THE PSYCHOLOGY OF SUCCESSFUL CAREER CHOICE and Inner Quest is not something you lean in graduate school, you learn it in living.

“Know thyself” was the motto that Socrates learned from the Oracle atDelphi. It is ancient wisdom, true today as it was in ancientGreece.  At some point in your life, you must make the decision to find your true self. Otherwise, you are destined to live with a false self, interpersonal conflicts, and career dissatisfaction.

 Career reassessment typically comes in mid-life when failures in outer solutions trigger the classic “mid-life, psycho-social crisis.” Almost everyone is challenged to find their purpose in life by the time their days on earth are half numbered. Making this decision initiates a major turning point in the course of your life.

 Traditionally we think only of ministers and doctors as having a “calling” but in reality everyone has a calling. Initially people are scared by the idea of an inward quest and fear they will fail. Self-conflict that appears in the form of external obstacles is the main reason callings are not pursued.

 If your current job bothers you a lot, for example, you may be so irritated that an alternative cannot even occur to you. Many people choose to ignore the quest of their calling, and try to live in a rational material world, using only their goal-oriented left-brain, or they reside in an imaginary emotional world of self-doubt, using only their right-brain.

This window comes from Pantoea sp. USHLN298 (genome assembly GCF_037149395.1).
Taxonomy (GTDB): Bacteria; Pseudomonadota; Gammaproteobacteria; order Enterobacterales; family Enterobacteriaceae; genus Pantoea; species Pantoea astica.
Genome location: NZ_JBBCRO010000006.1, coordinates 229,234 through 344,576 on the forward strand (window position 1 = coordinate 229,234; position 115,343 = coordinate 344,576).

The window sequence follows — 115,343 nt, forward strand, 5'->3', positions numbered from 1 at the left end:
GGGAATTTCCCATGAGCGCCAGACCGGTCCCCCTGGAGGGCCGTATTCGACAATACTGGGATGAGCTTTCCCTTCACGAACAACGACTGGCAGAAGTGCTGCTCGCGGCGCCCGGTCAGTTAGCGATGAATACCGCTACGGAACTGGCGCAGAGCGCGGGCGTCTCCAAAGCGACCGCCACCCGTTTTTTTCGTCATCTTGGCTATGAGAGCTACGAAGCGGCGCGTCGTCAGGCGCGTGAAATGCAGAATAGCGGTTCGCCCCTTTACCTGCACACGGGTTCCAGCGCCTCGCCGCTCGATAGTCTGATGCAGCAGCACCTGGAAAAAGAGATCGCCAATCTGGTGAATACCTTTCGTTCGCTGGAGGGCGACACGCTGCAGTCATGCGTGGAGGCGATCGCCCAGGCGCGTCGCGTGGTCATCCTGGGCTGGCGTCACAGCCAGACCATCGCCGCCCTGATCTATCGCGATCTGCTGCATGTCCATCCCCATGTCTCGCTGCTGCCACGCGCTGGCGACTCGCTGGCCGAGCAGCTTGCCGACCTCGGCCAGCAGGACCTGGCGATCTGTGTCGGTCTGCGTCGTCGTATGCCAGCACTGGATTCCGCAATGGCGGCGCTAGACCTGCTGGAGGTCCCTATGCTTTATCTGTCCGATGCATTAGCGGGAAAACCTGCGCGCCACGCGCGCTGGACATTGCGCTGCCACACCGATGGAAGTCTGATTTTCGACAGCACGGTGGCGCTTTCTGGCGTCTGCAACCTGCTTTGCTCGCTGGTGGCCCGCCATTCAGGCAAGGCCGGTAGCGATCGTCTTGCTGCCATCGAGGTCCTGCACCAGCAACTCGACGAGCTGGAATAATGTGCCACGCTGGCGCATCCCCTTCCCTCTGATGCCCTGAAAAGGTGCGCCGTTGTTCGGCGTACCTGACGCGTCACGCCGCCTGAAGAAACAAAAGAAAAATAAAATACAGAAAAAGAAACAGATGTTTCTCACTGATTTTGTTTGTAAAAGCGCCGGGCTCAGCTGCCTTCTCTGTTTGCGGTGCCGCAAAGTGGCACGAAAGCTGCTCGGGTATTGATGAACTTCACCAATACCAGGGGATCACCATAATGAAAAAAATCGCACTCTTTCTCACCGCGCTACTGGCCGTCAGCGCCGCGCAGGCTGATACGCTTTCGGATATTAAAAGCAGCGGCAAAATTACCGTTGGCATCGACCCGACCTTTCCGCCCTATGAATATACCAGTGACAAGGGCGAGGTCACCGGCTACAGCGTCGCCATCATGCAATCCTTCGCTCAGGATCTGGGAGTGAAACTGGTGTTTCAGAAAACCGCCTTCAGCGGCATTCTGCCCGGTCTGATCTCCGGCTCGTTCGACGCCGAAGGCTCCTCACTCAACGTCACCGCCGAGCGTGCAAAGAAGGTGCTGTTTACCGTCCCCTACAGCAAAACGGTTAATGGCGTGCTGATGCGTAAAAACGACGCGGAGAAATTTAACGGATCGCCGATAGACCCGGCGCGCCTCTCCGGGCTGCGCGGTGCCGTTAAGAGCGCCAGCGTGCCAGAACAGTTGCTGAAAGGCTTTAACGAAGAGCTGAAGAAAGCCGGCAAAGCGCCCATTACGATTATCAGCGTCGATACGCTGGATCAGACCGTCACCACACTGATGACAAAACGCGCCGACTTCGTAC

A meaningful career choice arises from the resource of your own integrated mind and from nowhere else. All the skills and knowledge necessary to enact your life-purpose are directly and fully possessed within you psychologically. Once a career has been identified from an internal source, it cannot be wrong, discounted by others or pursued half-heartedly.

 Prevailing wisdom about career change sees it exclusively as a logical problem of how to adapt your aptitudes and personality to corporate needs. This approach implies that the economy is rational,and that you are not, unless you conform.

 More traditional approaches to career counseling overlook the psychological and spiritual foundation to career choice and change outlined in this article. Where and how you chose to use your skills and knowledge in life are ultimately and always a question of inner values and your relationship to yourself.

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